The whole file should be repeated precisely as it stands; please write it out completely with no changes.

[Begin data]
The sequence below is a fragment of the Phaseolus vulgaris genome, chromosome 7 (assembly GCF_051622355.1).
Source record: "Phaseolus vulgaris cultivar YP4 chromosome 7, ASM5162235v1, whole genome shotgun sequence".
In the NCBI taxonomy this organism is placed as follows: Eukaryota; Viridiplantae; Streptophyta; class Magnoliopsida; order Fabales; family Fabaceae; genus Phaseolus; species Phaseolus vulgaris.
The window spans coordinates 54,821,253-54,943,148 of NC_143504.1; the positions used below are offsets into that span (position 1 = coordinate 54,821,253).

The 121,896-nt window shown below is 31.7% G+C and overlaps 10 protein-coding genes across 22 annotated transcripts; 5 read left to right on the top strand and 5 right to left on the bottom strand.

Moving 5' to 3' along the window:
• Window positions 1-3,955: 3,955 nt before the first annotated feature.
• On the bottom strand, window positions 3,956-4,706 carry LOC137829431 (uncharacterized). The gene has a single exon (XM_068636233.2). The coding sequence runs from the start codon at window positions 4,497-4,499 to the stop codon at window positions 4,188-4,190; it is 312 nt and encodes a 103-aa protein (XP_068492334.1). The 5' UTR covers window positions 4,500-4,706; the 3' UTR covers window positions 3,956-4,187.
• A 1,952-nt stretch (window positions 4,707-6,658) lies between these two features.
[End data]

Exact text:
The sequence below is a fragment of the Phaseolus vulgaris genome, chromosome 7 (assembly GCF_051622355.1).
Source record: "Phaseolus vulgaris cultivar YP4 chromosome 7, ASM5162235v1, whole genome shotgun sequence".
In the NCBI taxonomy this organism is placed as follows: Eukaryota; Viridiplantae; Streptophyta; class Magnoliopsida; order Fabales; family Fabaceae; genus Phaseolus; species Phaseolus vulgaris.
The window spans coordinates 54,821,253-54,943,148 of NC_143504.1; the positions used below are offsets into that span (position 1 = coordinate 54,821,253).

The 121,896-nt window shown below is 31.7% G+C and overlaps 10 protein-coding genes across 22 annotated transcripts; 5 read left to right on the top strand and 5 right to left on the bottom strand.

Moving 5' to 3' along the window:
• Window positions 1-3,955: 3,955 nt before the first annotated feature.
• On the bottom strand, window positions 3,956-4,706 carry LOC137829431 (uncharacterized). The gene has a single exon (XM_068636233.2). The coding sequence runs from the start codon at window positions 4,497-4,499 to the stop codon at window positions 4,188-4,190; it is 312 nt and encodes a 103-aa protein (XP_068492334.1). The 5' UTR covers window positions 4,500-4,706; the 3' UTR covers window positions 3,956-4,187.
• A 1,952-nt stretch (window positions 4,707-6,658) lies between these two features.